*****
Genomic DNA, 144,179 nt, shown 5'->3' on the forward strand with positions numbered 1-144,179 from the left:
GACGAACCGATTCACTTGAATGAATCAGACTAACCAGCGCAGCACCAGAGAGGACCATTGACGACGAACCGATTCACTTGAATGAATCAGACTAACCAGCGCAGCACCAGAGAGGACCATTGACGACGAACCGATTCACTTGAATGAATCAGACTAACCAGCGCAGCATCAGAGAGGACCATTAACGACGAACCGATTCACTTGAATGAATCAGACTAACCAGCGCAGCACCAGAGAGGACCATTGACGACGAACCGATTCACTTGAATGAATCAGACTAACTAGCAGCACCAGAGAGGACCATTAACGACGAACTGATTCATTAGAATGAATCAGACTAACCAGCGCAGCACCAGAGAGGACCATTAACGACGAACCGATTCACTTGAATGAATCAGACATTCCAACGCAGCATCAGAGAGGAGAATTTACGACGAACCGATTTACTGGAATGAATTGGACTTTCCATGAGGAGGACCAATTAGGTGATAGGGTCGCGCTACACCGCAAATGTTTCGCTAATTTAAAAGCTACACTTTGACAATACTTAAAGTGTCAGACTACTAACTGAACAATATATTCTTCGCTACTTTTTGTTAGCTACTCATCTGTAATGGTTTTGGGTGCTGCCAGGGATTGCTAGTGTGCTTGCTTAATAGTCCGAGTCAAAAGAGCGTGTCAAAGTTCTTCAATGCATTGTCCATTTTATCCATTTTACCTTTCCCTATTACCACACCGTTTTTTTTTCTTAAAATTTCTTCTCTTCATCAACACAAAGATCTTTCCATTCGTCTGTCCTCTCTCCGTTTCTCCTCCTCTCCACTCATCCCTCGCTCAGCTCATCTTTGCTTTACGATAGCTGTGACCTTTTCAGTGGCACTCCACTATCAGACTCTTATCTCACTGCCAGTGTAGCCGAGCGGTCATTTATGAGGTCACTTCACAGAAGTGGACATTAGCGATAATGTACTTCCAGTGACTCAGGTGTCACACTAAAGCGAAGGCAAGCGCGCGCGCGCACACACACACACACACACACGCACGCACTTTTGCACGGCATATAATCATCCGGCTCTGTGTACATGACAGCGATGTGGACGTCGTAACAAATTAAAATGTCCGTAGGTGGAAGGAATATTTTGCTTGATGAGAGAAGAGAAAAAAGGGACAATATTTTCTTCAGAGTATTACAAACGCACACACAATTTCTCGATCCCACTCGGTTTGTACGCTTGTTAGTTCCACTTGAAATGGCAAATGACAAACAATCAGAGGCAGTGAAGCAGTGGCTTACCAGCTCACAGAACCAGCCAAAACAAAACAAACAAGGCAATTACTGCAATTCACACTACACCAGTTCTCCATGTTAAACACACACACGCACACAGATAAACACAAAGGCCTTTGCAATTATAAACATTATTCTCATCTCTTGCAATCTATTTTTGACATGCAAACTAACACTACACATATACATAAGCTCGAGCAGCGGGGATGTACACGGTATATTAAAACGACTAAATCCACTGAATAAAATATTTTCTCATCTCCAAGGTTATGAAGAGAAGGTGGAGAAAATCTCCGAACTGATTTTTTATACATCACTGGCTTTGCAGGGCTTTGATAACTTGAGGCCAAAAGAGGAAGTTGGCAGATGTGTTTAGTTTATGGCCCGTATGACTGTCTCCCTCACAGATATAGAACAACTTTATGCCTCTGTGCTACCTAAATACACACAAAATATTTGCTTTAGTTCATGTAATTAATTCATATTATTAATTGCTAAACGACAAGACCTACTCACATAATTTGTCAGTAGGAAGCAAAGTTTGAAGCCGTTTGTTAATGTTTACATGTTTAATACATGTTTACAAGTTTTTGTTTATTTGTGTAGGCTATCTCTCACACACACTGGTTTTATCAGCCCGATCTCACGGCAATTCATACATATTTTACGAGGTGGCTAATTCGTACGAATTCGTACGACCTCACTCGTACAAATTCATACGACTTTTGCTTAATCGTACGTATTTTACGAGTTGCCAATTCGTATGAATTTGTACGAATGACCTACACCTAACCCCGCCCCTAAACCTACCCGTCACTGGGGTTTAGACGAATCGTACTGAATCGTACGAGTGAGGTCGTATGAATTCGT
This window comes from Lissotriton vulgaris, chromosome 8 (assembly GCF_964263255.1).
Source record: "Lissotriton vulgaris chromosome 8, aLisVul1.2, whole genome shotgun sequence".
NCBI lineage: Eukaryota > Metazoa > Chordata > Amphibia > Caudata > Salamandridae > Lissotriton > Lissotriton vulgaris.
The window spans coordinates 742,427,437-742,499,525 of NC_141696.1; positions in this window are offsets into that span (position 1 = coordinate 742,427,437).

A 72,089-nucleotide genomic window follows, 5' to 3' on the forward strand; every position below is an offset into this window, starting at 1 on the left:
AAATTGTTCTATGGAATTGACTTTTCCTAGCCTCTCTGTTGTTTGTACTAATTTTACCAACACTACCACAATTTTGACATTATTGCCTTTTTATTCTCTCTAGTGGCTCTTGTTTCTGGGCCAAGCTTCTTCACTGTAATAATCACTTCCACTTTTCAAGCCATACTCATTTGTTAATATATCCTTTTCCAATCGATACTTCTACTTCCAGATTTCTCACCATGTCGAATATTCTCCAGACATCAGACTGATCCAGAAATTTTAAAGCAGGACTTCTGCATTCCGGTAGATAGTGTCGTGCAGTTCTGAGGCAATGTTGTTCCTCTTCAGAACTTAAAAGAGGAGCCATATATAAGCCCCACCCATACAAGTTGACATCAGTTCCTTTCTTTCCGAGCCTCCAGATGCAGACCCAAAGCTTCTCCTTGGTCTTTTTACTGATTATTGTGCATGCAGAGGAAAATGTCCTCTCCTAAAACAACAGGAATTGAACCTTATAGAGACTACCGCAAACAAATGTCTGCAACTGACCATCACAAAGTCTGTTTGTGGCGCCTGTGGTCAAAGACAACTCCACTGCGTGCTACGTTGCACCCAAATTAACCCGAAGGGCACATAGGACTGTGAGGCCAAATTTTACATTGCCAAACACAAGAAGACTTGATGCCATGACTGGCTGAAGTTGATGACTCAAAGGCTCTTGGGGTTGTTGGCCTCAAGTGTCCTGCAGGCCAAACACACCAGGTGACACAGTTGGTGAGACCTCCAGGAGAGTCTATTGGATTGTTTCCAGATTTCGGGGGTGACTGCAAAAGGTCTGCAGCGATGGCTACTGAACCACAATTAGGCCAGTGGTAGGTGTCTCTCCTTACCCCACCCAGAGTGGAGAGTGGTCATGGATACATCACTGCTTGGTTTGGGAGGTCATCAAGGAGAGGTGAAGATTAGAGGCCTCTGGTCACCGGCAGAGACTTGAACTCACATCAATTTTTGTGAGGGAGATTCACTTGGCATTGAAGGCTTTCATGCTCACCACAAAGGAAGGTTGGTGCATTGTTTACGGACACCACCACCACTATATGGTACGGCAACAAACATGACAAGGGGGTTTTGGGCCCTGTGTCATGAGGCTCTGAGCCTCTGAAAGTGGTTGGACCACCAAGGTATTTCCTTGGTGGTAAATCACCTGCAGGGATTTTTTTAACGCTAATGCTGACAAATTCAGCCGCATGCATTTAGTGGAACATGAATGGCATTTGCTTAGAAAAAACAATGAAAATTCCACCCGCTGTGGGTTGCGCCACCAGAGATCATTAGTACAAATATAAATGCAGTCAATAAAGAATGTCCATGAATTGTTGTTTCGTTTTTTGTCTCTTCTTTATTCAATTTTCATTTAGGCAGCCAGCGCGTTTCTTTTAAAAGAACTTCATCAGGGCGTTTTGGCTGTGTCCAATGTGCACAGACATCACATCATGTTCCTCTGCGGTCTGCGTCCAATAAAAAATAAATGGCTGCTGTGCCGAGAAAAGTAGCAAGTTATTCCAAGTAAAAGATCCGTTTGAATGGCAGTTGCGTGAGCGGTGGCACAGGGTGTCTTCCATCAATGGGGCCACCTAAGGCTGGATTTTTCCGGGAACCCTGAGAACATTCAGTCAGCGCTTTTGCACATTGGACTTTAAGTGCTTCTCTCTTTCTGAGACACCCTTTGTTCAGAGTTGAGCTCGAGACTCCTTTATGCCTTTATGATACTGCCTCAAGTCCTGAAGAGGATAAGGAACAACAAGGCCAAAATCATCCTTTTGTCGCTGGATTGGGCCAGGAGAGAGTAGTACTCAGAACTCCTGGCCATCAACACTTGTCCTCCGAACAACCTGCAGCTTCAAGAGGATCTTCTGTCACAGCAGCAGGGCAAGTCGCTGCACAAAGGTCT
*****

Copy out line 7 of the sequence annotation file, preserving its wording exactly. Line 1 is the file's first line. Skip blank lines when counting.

A 72,089-nucleotide genomic window follows, 5' to 3' on the forward strand; every position below is an offset into this window, starting at 1 on the left: